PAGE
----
P2Y1 Receptor Modulation of the Pre-Botzinger Complex Inspiratory Rhythm Generating Network In Vitro

Department of Physiology, Faculty of Medicine and Dentistry, University of Alberta, Edmonton, Alberta, Canada T6G 2H7.
The Journal of Neuroscience : The Official Journal of the Society for Neuroscience (Impact Factor: 6.34). 01/2007; 27(5):993-1005. DOI: 10.1523/JNEUROSCI.3948-06.2007
Source: PubMed


ATP is released during hypoxia from the ventrolateral medulla (VLM) and activates purinergic P2 receptors (P2Rs) at unknown loci to offset the secondary hypoxic depression of breathing. In this study, we used rhythmically active medullary slices from neonatal rat to map, in relation to anatomical and molecular markers of the pre-Bötzinger complex (preBötC) (a proposed site of rhythm generation), the effects of ATP on respiratory rhythm and identify the P2R subtypes responsible for these actions. Unilateral microinjections of ATP in a three-dimensional grid within the VLM revealed a "hotspot" where ATP (0.1 mM) evoked a rapid 2.2 +/- 0.1-fold increase in inspiratory frequency followed by a brief reduction to 0.83 +/- 0.02 of baseline. The hotspot was identified as the preBötC based on histology, overlap of injection sites with NK1R immunolabeling, and potentiation or inhibition of respiratory frequency by SP ([Sar9-Met(O2)11]-substance P) or DAMGO ([D-Ala2,N-MePhe4,Gly-ol5]-enkephalin), respectively. The relative potency of P2R agonists [2MeSADP (2-methylthioadenosine 5'-diphosphate) approximately = 2MeSATP (2-methylthioadenosine 5'-triphosphate) approximately = ATPgammas (adenosine 5'-[gamma-thio]triphosphate tetralithium salt) approximately = ATP > UTP approximately = alphabeta meATP (alpha,beta-methylene-adenosine 5'-triphosphate)] and attenuation of the ATP response by MRS2179 (2'-deoxy-N6-methyladenosine-3',5'-bisphosphate) (P2Y1 antagonist) indicate that the excitation is mediated by P2Y1Rs. The post-ATP inhibition, which was never observed in response to ATPgammas, is dependent on ATP hydrolysis. These data establish in neonatal rats that respiratory rhythm generating networks in the preBötC are exquisitely sensitive to P2Y1R activation, and suggest a role for P2Y1Rs in respiratory motor control, particularly in the P2R excitation of rhythm that occurs during hypoxia.

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Available from: Dean M Robinson, Nov 11, 2015
    • "Adenosine-mediated modulation has been well studied in the brain stem circuitry controlling mammalian respiration. Within these motor control circuits, glial-derived adenosine produces tonic depressive effects in rodents that are strongest at fetal stages (Herlenius and Lagercrantz 1999; Huxtable et al. 2010; Kawai et al. 1995; Lorier et al. 2007; Mironov et al. 1999; Schmidt et al. 1995). In addition to modulating respiratory frequency, presumably via actions on rhythm-generating neurons of the medullary pre-Bötzinger complex, adenosine also modulates the intensity of respiration-related output generated by motoneurons (Funk et al. 1997; Miles et al. 2002). "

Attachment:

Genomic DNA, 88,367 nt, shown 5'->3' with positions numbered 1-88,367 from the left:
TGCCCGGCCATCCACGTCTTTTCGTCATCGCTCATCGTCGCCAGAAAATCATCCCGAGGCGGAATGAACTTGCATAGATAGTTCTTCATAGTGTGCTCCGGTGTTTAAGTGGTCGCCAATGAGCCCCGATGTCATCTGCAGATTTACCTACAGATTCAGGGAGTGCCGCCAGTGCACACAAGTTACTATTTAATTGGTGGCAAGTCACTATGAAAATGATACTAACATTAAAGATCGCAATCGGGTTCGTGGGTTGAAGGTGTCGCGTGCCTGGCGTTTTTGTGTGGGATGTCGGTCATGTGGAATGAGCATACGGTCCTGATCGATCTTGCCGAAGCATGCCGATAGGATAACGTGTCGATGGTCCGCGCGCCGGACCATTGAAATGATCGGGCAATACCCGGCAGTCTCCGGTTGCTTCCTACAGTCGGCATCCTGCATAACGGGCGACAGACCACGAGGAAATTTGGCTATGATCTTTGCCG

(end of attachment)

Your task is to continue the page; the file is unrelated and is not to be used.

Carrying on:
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    • "Thus, LC purinergic signaling appears to play a role in the CO2 drive to breathe, specifically through the activation of P2 receptors, accelerating the ventilatory response to hypercapnia. This observation was probably due to P2X activation of noradrenergic neurons, triggering further NA and ATP release which in turn activate rhythm-generating circuits and medullary respiratory neurons in one or more of the following brainstem nuclei: RTN, RVLM, prepositus hypoglossi nucleus, and NTS (Aston-Jones et al., 1986, 1991b; Astier et al., 1990; Pieribone and Aston-Jones, 1991; Vulchanova et al., 1997; Llewellyn-Smith and Burnstock, 1998; Kanjhan et al., 1999; Thomas and Spyer, 2000; Yao et al., 2000; Gourine et al., 2003; Lorier et al., 2007, 2008; Huxtable et al., 2009). "
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    • "ATP excites the preBötC in vitro in rats (Huxtable et al., 2009; Zwicker et al., 2011) through the activation of P2Y-receptors (Lorier et al., 2007; Huxtable et al., 2009). Interestingly, blockade of endogenous activation of P2-receptors with suramin reduced inspiratory frequency in the slice preparation, while Cu2+, an allosteric modulator of purinergic receptors, produced the opposite effect (Lorier et al., 2007, 2008). "
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